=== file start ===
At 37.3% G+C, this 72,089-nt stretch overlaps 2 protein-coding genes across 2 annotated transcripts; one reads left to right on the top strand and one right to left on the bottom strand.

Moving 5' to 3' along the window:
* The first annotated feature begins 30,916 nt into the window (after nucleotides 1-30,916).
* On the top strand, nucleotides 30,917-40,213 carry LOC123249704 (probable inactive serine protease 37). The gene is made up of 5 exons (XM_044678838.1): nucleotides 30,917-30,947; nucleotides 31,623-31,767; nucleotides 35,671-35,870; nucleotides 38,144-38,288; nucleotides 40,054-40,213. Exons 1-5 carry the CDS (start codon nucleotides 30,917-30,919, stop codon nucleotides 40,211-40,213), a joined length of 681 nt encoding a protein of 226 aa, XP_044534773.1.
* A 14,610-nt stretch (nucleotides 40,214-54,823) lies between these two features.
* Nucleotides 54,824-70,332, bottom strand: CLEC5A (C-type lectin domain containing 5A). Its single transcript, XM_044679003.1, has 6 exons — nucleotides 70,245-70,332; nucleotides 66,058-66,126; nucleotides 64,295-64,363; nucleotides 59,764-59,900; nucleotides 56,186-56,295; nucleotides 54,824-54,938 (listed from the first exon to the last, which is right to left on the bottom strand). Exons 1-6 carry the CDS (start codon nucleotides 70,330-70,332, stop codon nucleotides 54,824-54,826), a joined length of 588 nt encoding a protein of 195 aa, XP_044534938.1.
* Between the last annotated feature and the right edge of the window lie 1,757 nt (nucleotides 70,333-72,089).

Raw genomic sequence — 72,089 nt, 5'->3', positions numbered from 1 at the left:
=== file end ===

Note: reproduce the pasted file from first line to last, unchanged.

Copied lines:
At 37.3% G+C, this 72,089-nt stretch overlaps 2 protein-coding genes across 2 annotated transcripts; one reads left to right on the top strand and one right to left on the bottom strand.

Moving 5' to 3' along the window:
* The first annotated feature begins 30,916 nt into the window (after nucleotides 1-30,916).
* On the top strand, nucleotides 30,917-40,213 carry LOC123249704 (probable inactive serine protease 37). The gene is made up of 5 exons (XM_044678838.1): nucleotides 30,917-30,947; nucleotides 31,623-31,767; nucleotides 35,671-35,870; nucleotides 38,144-38,288; nucleotides 40,054-40,213. Exons 1-5 carry the CDS (start codon nucleotides 30,917-30,919, stop codon nucleotides 40,211-40,213), a joined length of 681 nt encoding a protein of 226 aa, XP_044534773.1.
* A 14,610-nt stretch (nucleotides 40,214-54,823) lies between these two features.
* Nucleotides 54,824-70,332, bottom strand: CLEC5A (C-type lectin domain containing 5A). Its single transcript, XM_044679003.1, has 6 exons — nucleotides 70,245-70,332; nucleotides 66,058-66,126; nucleotides 64,295-64,363; nucleotides 59,764-59,900; nucleotides 56,186-56,295; nucleotides 54,824-54,938 (listed from the first exon to the last, which is right to left on the bottom strand). Exons 1-6 carry the CDS (start codon nucleotides 70,330-70,332, stop codon nucleotides 54,824-54,826), a joined length of 588 nt encoding a protein of 195 aa, XP_044534938.1.
* Between the last annotated feature and the right edge of the window lie 1,757 nt (nucleotides 70,333-72,089).

Raw genomic sequence — 72,089 nt, 5'->3', positions numbered from 1 at the left: